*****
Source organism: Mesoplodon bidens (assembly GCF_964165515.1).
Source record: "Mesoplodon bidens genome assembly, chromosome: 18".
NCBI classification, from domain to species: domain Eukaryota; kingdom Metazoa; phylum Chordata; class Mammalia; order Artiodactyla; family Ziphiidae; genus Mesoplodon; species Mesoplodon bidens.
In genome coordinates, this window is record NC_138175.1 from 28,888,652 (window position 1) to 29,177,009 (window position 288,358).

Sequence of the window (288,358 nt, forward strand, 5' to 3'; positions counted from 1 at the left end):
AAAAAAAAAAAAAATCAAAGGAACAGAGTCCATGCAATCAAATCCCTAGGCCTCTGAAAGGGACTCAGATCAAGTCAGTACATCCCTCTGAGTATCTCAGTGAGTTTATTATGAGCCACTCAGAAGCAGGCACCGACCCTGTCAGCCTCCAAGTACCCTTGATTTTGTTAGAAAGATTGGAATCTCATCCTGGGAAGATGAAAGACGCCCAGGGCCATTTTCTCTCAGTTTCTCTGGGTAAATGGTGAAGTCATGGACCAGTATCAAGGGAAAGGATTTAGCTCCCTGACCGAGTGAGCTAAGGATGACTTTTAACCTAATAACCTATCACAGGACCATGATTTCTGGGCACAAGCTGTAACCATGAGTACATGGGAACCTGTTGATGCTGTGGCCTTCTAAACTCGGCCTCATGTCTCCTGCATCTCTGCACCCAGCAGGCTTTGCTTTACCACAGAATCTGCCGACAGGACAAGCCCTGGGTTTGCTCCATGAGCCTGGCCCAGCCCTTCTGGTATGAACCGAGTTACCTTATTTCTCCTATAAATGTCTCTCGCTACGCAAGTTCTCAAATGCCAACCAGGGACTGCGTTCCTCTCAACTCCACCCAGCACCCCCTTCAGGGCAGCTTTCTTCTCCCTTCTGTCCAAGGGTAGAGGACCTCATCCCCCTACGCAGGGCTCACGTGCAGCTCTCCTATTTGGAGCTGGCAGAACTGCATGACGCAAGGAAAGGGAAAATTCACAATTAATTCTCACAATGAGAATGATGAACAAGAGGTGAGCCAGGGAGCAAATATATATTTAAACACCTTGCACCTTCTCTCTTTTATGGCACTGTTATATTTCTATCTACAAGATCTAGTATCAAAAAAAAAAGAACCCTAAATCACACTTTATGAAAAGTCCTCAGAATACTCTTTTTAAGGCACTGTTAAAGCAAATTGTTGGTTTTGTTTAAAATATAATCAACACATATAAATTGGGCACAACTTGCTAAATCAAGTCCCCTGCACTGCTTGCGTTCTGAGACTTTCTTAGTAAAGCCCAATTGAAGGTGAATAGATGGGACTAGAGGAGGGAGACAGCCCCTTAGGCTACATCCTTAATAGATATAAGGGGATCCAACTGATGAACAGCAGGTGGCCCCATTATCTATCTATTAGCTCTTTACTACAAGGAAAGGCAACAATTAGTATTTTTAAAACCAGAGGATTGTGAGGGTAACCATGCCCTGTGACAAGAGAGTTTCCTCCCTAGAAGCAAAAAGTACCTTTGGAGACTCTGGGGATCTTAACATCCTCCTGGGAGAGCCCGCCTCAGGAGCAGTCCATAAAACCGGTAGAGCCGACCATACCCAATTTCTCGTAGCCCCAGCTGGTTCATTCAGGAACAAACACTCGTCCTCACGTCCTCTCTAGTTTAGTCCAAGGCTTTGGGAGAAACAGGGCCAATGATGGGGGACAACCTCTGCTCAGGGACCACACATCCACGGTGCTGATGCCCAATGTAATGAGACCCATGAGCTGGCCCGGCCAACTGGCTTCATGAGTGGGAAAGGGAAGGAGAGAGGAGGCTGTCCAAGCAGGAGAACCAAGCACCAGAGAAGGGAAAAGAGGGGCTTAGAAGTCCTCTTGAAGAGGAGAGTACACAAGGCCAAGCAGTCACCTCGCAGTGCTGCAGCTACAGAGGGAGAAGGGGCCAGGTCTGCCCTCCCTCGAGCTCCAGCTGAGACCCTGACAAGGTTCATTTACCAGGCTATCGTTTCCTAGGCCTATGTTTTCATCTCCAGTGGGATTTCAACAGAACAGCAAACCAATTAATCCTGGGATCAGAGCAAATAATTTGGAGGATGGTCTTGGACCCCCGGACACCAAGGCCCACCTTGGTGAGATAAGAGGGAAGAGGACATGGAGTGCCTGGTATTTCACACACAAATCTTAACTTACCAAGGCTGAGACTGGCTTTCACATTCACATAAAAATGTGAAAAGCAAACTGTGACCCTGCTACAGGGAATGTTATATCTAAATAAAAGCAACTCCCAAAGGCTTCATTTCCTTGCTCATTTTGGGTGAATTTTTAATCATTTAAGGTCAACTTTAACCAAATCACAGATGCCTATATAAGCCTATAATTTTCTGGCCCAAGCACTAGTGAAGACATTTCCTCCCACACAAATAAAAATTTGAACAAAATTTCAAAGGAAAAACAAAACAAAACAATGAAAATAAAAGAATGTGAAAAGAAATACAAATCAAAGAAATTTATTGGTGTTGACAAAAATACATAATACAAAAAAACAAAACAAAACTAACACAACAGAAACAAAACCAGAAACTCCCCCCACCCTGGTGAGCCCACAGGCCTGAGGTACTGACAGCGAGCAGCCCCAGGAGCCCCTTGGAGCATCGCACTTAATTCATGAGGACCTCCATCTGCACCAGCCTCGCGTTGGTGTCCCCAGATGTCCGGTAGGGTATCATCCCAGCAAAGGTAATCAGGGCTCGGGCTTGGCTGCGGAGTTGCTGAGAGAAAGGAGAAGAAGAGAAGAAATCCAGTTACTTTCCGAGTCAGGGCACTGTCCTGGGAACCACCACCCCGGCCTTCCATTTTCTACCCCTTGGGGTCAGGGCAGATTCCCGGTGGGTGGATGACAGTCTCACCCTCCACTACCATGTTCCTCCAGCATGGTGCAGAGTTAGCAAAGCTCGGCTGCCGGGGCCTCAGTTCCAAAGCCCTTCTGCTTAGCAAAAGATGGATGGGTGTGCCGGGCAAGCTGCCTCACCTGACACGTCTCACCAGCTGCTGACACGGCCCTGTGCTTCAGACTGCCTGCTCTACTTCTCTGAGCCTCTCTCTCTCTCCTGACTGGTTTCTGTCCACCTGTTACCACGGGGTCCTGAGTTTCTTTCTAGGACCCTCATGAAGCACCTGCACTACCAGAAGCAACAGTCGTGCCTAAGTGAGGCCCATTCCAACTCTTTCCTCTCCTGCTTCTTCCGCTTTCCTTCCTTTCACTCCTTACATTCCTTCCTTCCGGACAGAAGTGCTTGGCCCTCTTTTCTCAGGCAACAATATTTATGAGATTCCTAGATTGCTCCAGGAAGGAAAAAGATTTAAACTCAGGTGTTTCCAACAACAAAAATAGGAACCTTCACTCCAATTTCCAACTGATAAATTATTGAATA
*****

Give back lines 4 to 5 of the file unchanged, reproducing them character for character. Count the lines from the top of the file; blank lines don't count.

In genome coordinates, this window is record NC_138175.1 from 28,888,652 (window position 1) to 29,177,009 (window position 288,358).

Sequence of the window (288,358 nt, forward strand, 5' to 3'; positions counted from 1 at the left end):